- One of the most telling facts about the Twitter platform is that the vast majority of its users interact with the service via software created by third parties [I call this the Rise of the API Culture - and it's a crucial driver of 21st century content economics]
- As the archive of links shared by Twitter users grows, the value of searching for information via your extended social network will start to rival Google's approach to the search [This is often called Social Search - and imho, it will beat the pants of Search 1.0 within 9 months. Another reason why Google will buy Twitter, for sure]
- Today the language of advertising is dominated by the notion of impressions: how many times an advertiser can get its brand in front of a potential customer's eyeballs...but impressions are fleeting things, especially compared with the enduring relationships of followers. Successful businesses will have millions of Twitter followers (and will pay good money to attract them), and a whole new language of tweet-based customer interaction will evolve to keep those followers engaged: early access to new products or deals, live customer service, customer involvement in brainstorming for new products.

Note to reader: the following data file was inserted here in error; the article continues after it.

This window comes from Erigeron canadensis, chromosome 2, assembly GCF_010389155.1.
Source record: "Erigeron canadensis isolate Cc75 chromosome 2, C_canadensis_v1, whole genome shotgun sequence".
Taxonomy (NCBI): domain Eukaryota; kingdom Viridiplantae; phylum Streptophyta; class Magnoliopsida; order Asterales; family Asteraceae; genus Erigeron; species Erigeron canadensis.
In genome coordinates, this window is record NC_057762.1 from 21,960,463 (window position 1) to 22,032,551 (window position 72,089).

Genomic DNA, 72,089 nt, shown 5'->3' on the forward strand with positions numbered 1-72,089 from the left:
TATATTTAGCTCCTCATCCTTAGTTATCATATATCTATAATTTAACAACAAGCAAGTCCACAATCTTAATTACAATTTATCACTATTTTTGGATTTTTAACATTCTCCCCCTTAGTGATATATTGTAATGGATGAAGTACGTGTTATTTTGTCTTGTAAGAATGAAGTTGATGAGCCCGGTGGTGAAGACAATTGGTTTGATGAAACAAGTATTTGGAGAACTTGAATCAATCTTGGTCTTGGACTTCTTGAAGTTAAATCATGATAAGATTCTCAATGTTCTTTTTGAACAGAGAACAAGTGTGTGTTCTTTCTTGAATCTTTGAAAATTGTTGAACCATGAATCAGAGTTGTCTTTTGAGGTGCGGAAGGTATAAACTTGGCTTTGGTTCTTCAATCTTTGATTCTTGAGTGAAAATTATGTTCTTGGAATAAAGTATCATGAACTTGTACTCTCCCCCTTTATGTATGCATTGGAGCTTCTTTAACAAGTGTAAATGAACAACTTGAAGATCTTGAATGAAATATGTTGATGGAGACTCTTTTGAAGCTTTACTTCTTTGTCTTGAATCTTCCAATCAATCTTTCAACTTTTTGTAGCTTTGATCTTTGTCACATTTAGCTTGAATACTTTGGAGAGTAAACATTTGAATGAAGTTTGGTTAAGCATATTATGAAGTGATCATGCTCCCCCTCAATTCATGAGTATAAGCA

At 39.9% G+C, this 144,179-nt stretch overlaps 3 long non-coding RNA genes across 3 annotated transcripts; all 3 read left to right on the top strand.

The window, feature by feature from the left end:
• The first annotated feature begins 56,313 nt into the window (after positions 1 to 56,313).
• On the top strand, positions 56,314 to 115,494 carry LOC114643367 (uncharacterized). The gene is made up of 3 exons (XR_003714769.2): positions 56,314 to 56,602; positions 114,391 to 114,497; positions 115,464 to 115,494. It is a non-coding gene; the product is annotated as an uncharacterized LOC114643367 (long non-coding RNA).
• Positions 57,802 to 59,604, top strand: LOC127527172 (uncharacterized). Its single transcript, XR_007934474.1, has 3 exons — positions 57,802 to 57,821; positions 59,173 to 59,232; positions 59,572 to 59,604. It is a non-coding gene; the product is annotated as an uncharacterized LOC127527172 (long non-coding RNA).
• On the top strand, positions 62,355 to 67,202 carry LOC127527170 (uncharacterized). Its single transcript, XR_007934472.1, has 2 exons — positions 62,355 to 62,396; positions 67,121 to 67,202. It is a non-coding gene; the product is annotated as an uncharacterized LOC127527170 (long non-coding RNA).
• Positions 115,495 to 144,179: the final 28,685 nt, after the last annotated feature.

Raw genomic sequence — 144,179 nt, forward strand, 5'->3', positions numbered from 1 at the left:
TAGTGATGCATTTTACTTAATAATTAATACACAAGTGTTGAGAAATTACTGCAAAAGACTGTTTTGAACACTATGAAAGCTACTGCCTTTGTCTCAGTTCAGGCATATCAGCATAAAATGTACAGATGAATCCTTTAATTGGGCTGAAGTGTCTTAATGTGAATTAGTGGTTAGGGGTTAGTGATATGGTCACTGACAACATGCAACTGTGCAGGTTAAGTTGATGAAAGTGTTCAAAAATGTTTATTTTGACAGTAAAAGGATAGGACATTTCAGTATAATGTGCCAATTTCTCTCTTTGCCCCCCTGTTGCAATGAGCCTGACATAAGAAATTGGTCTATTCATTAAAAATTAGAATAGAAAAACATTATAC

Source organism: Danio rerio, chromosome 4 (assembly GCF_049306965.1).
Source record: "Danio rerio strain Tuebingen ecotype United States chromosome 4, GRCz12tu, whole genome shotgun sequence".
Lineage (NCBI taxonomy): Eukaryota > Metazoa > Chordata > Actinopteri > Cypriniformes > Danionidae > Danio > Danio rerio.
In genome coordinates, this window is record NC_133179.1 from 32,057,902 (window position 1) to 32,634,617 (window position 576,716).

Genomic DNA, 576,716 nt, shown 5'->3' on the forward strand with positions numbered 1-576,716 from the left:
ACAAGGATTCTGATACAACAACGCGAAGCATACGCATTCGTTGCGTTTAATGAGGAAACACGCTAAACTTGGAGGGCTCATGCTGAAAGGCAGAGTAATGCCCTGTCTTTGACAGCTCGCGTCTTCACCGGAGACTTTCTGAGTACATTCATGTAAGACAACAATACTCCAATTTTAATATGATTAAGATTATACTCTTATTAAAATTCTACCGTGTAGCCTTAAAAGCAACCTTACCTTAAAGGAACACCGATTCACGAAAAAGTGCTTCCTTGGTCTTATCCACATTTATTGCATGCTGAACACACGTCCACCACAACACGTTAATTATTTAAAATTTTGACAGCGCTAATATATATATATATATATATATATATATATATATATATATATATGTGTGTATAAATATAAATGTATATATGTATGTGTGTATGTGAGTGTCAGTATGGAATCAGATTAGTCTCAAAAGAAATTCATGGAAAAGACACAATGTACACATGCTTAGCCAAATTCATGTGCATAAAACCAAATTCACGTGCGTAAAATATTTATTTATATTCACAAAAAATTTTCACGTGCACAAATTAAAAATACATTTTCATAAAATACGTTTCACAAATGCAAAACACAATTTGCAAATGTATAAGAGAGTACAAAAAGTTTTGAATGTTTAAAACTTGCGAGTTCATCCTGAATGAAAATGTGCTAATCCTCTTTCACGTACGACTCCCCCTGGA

- In its short life, Twitter has been a hothouse of end-user innovation: the hashtag; searching; its 11,000 third-party applications; all those creative new uses of Twitter — some of them banal, some of them spam and some of them sublime. Think about the community invention of the @ reply. It took a service that was essentially a series of isolated microbroadcasts, each individual tweet an island, and turned Twitter into a truly conversational medium.
May 05, 2009
On Tuesday March 5 09 I was invited to hold the Leaders Lecture at the inaugural eCom Berlin event; on Wednesday March 6 I had the pleasure of delivering the closing keynote on "The Future of Retail".
Here is are PDFs, below (provided under the Creative Commons Non-Commercial, Attribution License, as usual)
Wed closing keynote Download Future of Retail eCom Gerd Leonhard(10MB PDF)
15MB PDF Future of Selling Ecom Berlin Gerd Leonhard (Tues)
This work by Gerd Leonhard is licensed under a Creative Commons Attribution-Noncommercial-Share Alike 3.0 United States License.
April 29, 2009
Here is a collection of slides I have just cooked up for an upcoming presentation. Music (optional) by Natasha Beddingfield (congrats to Sony Music UK for making this happen 'for free' - good work). Enjoy and RT @gleonhard.
March 25, 2009
Clearly a major shift. It will be a huge task to build this new ecosystem. Deep and sincere collaboration is required. Domination is toast. Control is - like email, soon - for yesterday's emperors. Google and the Telcos need to dive into Content 2.0. Openness becomes a default requirement, not just a 'nice to have'. Friction is Fiction. Really. It's hard work. Yes.